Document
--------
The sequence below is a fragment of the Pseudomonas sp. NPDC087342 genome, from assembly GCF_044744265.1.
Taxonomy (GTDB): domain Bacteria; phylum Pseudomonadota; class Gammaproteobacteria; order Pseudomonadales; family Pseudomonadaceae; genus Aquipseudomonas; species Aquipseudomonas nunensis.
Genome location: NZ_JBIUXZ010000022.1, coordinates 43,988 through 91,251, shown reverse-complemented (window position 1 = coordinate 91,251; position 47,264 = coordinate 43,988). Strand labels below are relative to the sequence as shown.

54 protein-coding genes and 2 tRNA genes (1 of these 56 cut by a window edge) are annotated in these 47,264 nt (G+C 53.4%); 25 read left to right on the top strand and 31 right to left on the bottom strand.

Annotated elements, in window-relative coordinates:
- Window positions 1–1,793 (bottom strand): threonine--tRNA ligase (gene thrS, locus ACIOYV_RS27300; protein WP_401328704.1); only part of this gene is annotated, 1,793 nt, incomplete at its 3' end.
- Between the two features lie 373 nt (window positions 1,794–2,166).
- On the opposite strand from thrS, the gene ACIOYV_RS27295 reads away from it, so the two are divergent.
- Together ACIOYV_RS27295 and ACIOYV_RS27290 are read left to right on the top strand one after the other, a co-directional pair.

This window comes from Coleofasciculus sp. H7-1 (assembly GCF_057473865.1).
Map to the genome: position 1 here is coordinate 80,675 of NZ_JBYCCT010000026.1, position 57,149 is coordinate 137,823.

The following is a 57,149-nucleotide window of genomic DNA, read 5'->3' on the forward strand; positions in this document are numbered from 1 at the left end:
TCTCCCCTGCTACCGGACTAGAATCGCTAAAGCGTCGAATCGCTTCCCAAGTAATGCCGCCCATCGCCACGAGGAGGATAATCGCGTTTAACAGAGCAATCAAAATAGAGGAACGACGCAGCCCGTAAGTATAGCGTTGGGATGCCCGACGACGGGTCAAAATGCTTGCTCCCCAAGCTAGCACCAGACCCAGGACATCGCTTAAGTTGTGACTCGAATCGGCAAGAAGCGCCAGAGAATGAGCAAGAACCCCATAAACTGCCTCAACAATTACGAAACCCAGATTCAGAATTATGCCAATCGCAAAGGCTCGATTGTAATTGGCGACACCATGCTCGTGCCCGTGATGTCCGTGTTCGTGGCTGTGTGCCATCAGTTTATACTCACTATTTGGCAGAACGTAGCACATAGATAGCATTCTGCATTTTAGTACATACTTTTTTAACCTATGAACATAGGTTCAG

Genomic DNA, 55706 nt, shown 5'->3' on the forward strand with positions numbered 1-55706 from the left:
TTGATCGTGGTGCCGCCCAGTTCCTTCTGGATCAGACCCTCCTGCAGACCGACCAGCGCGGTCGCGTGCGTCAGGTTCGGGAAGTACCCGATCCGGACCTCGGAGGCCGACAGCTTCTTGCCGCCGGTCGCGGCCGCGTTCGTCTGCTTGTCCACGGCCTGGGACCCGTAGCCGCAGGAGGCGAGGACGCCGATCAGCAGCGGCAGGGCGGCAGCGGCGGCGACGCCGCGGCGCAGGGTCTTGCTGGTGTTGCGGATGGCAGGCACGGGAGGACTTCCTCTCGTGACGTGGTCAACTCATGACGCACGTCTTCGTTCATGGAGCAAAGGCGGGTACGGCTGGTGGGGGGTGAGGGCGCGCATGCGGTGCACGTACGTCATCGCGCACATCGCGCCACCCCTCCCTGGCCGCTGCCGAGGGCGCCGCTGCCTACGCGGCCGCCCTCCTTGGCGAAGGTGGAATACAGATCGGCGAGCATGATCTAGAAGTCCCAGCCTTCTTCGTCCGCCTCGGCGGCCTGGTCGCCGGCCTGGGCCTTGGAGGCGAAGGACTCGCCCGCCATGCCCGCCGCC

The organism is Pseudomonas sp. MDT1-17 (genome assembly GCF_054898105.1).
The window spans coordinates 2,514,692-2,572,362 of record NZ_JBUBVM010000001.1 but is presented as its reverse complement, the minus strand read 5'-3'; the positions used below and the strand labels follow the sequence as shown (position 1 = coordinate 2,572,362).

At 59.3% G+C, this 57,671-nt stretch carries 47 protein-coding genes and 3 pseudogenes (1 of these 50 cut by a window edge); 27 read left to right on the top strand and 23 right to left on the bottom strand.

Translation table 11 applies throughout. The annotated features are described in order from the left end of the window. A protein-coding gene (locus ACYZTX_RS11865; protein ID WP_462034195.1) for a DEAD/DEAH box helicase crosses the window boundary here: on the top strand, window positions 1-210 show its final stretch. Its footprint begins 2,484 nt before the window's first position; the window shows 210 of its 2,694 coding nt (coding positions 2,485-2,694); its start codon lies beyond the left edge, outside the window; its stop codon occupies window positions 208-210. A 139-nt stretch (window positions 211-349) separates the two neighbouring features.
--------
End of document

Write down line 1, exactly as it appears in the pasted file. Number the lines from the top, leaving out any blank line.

The sequence below is a fragment of the Pseudomonas sp. NPDC087342 genome, from assembly GCF_044744265.1.